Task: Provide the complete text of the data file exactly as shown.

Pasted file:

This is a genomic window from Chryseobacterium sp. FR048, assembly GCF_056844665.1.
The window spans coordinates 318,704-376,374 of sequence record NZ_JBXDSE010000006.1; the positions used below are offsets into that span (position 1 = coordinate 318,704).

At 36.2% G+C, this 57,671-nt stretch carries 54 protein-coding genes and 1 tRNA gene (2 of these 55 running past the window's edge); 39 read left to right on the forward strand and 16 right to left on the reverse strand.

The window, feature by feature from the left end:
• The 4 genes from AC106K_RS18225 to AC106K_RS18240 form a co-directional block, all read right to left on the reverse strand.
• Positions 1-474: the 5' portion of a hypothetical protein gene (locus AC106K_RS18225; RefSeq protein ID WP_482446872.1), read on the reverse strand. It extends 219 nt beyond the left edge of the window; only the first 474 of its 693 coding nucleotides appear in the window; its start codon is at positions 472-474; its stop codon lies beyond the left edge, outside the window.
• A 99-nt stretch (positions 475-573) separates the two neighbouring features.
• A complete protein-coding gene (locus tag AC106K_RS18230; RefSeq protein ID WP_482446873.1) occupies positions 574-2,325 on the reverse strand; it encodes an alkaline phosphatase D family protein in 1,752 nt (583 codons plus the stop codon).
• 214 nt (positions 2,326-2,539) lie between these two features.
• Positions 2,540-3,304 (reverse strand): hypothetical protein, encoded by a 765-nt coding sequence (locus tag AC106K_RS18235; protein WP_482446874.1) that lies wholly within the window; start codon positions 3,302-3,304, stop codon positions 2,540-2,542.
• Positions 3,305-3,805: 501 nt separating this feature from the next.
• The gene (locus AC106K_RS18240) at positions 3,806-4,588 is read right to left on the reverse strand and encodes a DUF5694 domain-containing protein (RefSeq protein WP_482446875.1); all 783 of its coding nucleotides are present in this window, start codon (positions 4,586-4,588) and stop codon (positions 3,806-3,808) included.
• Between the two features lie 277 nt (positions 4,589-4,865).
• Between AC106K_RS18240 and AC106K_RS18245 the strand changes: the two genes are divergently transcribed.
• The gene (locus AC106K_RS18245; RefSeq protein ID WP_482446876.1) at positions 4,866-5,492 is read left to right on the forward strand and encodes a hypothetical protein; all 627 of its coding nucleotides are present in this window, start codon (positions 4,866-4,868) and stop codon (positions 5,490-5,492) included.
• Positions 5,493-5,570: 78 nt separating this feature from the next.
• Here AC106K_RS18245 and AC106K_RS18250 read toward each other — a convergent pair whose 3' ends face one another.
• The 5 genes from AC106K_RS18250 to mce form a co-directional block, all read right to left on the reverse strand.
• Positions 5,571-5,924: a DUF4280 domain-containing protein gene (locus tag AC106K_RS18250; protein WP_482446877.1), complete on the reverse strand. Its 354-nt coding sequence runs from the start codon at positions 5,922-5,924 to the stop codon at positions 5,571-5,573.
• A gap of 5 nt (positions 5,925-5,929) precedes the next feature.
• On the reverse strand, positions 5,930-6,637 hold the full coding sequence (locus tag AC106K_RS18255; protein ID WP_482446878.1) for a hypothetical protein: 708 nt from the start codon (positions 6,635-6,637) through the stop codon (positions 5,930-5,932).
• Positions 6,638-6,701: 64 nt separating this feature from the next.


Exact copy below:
This is a genomic window from Chryseobacterium sp. FR048, assembly GCF_056844665.1.
The window spans coordinates 318,704-376,374 of sequence record NZ_JBXDSE010000006.1; the positions used below are offsets into that span (position 1 = coordinate 318,704).

At 36.2% G+C, this 57,671-nt stretch carries 54 protein-coding genes and 1 tRNA gene (2 of these 55 running past the window's edge); 39 read left to right on the forward strand and 16 right to left on the reverse strand.

The window, feature by feature from the left end:
• The 4 genes from AC106K_RS18225 to AC106K_RS18240 form a co-directional block, all read right to left on the reverse strand.
• Positions 1-474: the 5' portion of a hypothetical protein gene (locus AC106K_RS18225; RefSeq protein ID WP_482446872.1), read on the reverse strand. It extends 219 nt beyond the left edge of the window; only the first 474 of its 693 coding nucleotides appear in the window; its start codon is at positions 472-474; its stop codon lies beyond the left edge, outside the window.
• A 99-nt stretch (positions 475-573) separates the two neighbouring features.
• A complete protein-coding gene (locus tag AC106K_RS18230; RefSeq protein ID WP_482446873.1) occupies positions 574-2,325 on the reverse strand; it encodes an alkaline phosphatase D family protein in 1,752 nt (583 codons plus the stop codon).
• 214 nt (positions 2,326-2,539) lie between these two features.
• Positions 2,540-3,304 (reverse strand): hypothetical protein, encoded by a 765-nt coding sequence (locus tag AC106K_RS18235; protein WP_482446874.1) that lies wholly within the window; start codon positions 3,302-3,304, stop codon positions 2,540-2,542.
• Positions 3,305-3,805: 501 nt separating this feature from the next.
• The gene (locus AC106K_RS18240) at positions 3,806-4,588 is read right to left on the reverse strand and encodes a DUF5694 domain-containing protein (RefSeq protein WP_482446875.1); all 783 of its coding nucleotides are present in this window, start codon (positions 4,586-4,588) and stop codon (positions 3,806-3,808) included.
• Between the two features lie 277 nt (positions 4,589-4,865).
• Between AC106K_RS18240 and AC106K_RS18245 the strand changes: the two genes are divergently transcribed.
• The gene (locus AC106K_RS18245; RefSeq protein ID WP_482446876.1) at positions 4,866-5,492 is read left to right on the forward strand and encodes a hypothetical protein; all 627 of its coding nucleotides are present in this window, start codon (positions 4,866-4,868) and stop codon (positions 5,490-5,492) included.
• Positions 5,493-5,570: 78 nt separating this feature from the next.
• Here AC106K_RS18245 and AC106K_RS18250 read toward each other — a convergent pair whose 3' ends face one another.
• The 5 genes from AC106K_RS18250 to mce form a co-directional block, all read right to left on the reverse strand.
• Positions 5,571-5,924: a DUF4280 domain-containing protein gene (locus tag AC106K_RS18250; protein WP_482446877.1), complete on the reverse strand. Its 354-nt coding sequence runs from the start codon at positions 5,922-5,924 to the stop codon at positions 5,571-5,573.
• A gap of 5 nt (positions 5,925-5,929) precedes the next feature.
• On the reverse strand, positions 5,930-6,637 hold the full coding sequence (locus tag AC106K_RS18255; protein ID WP_482446878.1) for a hypothetical protein: 708 nt from the start codon (positions 6,635-6,637) through the stop codon (positions 5,930-5,932).
• Positions 6,638-6,701: 64 nt separating this feature from the next.